NASA’s Curiosity rover detects methane ‘burps’ on Mars

The Mars Curiosity rover has detected sharp spikes in the levels of the organic chemical methane on the Red Planet.

95 per cent of the methane gas on Earth comes from microbial organisms, so this new discovery could shed light on the possibility that life once existed on ancient Mars.

However, the Curiosity team don’t yet know the source of the planet’s methane. Sushil Atreya of the University of Michigan, Ann Arbor, and Curiosity rover science team said: “This temporary increase in methane, sharply up and then back down, tells us there must be some relatively localised source. There are many possible sources, biological or non-biological, such as interaction of water and rock.”

The team are now working on finding out exactly where the methane is coming from, but the diagram below illustrates the many possible ways methane might be added to Mars’s atmosphere (sources) and removed from the atmosphere (sinks).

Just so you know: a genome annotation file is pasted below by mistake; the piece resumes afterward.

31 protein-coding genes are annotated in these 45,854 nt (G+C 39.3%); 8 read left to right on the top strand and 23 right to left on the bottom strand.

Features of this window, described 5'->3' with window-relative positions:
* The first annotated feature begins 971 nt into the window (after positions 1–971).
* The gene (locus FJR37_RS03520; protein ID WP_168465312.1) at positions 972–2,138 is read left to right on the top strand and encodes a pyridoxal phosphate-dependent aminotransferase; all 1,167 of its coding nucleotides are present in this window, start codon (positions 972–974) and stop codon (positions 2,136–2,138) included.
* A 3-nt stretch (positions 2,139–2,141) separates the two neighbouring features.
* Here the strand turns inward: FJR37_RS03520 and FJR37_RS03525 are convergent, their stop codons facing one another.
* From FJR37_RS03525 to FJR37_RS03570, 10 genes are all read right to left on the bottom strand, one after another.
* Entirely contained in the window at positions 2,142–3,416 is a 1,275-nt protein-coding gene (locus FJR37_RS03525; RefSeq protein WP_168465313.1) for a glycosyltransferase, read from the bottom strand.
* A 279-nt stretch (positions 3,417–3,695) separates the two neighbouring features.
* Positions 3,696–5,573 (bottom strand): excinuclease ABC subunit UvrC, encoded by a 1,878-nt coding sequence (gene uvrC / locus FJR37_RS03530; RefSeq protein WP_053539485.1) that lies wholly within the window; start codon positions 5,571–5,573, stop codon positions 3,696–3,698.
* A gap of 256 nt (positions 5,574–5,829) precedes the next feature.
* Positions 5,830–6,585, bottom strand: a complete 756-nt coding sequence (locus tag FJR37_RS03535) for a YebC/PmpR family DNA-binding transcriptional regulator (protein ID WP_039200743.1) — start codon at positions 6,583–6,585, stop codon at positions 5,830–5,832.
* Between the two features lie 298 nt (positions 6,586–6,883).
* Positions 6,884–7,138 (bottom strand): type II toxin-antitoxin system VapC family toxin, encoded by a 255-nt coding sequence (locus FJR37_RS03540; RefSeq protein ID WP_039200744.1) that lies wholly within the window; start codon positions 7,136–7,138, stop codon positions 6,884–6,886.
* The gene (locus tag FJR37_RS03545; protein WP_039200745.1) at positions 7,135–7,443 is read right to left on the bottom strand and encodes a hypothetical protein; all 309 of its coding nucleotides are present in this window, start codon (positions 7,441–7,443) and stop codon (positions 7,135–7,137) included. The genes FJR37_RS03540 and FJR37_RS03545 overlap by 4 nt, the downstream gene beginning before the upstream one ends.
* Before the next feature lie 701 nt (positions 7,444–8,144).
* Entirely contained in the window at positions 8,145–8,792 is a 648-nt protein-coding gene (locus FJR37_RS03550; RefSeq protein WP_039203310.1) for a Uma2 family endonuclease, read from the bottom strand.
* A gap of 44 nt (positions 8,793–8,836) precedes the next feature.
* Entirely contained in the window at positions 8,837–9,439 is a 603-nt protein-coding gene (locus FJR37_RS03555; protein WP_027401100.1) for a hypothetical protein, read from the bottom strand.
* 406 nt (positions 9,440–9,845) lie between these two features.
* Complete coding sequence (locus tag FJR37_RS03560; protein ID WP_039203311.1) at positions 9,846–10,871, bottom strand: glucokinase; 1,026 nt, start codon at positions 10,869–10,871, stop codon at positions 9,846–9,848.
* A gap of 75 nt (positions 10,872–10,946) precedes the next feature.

POssibel sources of methane on Mars

This image illustrates possible ways methane might be added to Mars’ atmosphere (sources) and removed from the atmosphere (sinks). NASA’s Curiosity Mars rover has detected fluctuations in methane concentration in the atmosphere, implying both types of activity occur on modern Mars.
Image Credit: NASA/JPL-Caltech/SAM-GSFC/Univ. of Michigan

Discover more secrets of space in the latest issue of How It Works magazine. In issue 67, learn all about the Moon, including how it formed and how humans first walked on its surface.



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